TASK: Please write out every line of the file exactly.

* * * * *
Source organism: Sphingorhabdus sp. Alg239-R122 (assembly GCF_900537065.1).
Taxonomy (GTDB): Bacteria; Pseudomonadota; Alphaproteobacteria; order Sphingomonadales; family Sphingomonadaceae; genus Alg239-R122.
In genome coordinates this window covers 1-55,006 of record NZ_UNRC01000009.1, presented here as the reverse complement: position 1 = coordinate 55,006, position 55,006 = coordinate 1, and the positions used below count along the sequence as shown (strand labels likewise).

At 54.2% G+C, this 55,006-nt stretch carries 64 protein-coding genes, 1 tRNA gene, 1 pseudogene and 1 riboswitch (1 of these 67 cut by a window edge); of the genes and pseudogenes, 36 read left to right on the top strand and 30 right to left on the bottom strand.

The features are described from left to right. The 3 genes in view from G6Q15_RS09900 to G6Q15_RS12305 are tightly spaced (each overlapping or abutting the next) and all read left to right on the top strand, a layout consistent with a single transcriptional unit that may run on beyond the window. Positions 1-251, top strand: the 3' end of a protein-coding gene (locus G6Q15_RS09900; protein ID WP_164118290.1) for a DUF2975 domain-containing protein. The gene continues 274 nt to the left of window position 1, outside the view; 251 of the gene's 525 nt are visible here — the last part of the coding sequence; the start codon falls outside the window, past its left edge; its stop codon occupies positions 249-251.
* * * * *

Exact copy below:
Source organism: Sphingorhabdus sp. Alg239-R122 (assembly GCF_900537065.1).
Taxonomy (GTDB): Bacteria; Pseudomonadota; Alphaproteobacteria; order Sphingomonadales; family Sphingomonadaceae; genus Alg239-R122.
In genome coordinates this window covers 1-55,006 of record NZ_UNRC01000009.1, presented here as the reverse complement: position 1 = coordinate 55,006, position 55,006 = coordinate 1, and the positions used below count along the sequence as shown (strand labels likewise).

At 54.2% G+C, this 55,006-nt stretch carries 64 protein-coding genes, 1 tRNA gene, 1 pseudogene and 1 riboswitch (1 of these 67 cut by a window edge); of the genes and pseudogenes, 36 read left to right on the top strand and 30 right to left on the bottom strand.

The features are described from left to right. The 3 genes in view from G6Q15_RS09900 to G6Q15_RS12305 are tightly spaced (each overlapping or abutting the next) and all read left to right on the top strand, a layout consistent with a single transcriptional unit that may run on beyond the window. Positions 1-251, top strand: the 3' end of a protein-coding gene (locus G6Q15_RS09900; protein ID WP_164118290.1) for a DUF2975 domain-containing protein. The gene continues 274 nt to the left of window position 1, outside the view; 251 of the gene's 525 nt are visible here — the last part of the coding sequence; the start codon falls outside the window, past its left edge; its stop codon occupies positions 249-251.